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Ten Ways to Ensure Project Failure

By Demetrios Gianniris,
Tuesday, August 17th, 2010

As a project manager, I work with hedge funds on a day-to-day basis, assisting them as they launch a hedge fund or relocate to a new office. My team has a proven process that has been used to successfully launch or relocate more than 1,000 hedge funds and investment firms. We utilize all steps of the project management lifecycle, including IT Requirements Assessment, IT Infrastructure Design & Development, Bid Evaluation, IT Construction Management, and Technology Integration.

According to the Standish Group's "CHAOS Summary 2009", only 32 percent of all projects in 2009 actually succeeded (delivered on time, on budget and within scope). Another 44 percent were challenged (completed late, over budget, missing scope), while 24 percent failed outright (cancelled prior to completion or never delivered).

That is an eye-catching statistic. Are project managers really that unsuccessful in today's world? Project Management Failure

Suppose we poke a little fun at this statistic by playing a small role-playing game? Envision yourself as the ultimate project management failure. That's right. Your boss has hired you for one purpose and one purpose only - to ensure that no project is ever a success. What would you do to ensure that your project doesn't have a prayer?

Well, here are 10 sure-fire ways to be the best...of the worst:

1. Scopeless means hopeless: Make sure you spend as little time as possible (preferably none) defining your project scope. If your project doesn't have a purpose, nobody involved will ever know what theirs is. This way, when clients "hope" you'll get the project completed, they'll find comfort knowing everyone else on your team is doing the same.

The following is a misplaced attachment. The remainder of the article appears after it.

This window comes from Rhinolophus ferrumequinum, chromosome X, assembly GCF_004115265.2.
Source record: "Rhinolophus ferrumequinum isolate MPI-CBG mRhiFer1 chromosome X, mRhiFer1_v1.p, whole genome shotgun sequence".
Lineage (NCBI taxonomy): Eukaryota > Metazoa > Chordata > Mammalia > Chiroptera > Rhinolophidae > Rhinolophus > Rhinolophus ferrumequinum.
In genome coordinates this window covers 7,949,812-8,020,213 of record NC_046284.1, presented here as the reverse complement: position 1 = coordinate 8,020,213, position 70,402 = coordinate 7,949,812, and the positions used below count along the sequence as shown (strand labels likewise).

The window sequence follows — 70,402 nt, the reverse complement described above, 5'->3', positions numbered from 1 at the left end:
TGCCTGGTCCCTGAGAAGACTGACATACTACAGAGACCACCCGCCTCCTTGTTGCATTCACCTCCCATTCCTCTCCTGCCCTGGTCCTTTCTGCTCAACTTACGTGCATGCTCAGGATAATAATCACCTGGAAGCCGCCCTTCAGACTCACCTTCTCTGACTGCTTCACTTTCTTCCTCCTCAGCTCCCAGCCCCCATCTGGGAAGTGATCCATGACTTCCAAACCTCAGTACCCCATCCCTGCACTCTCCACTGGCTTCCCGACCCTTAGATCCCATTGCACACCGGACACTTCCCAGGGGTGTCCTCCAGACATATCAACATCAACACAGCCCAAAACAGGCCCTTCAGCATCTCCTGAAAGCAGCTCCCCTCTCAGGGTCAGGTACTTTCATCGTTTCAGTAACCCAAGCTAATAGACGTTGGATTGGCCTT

2. Just get it done: Projects always get done faster when everyone works quickly. So don't waste precious project time putting procedures in place or worrying about checks and balances. Just send as many people out on a mission to get it done as quickly as possible. Just remember that the key is assigning the fastest project members. Besides, it's a lot more fun challenging yourself to finish this project faster than the last one. If you don't, that is a clear sign that you are losing your touch.

3. Summon your powers of knowing: Although you are too humble to admit it outright, the fact is that you are a lot smarter than anyone else on the project team. The so-called "experts" clearly aren't as qualified as you to make the right decision. That's why you are in charge, and they aren't. So why listen to them in the first place? Use your smarts to confidently make decisions on your own without consulting with anyone (especially the so-called "experts").  Besides, the true essence of leadership is being able to make the call when everyone else isn't capable of doing it. While you are at it, be sure to ignore the most unknowledgeable of them all...the client.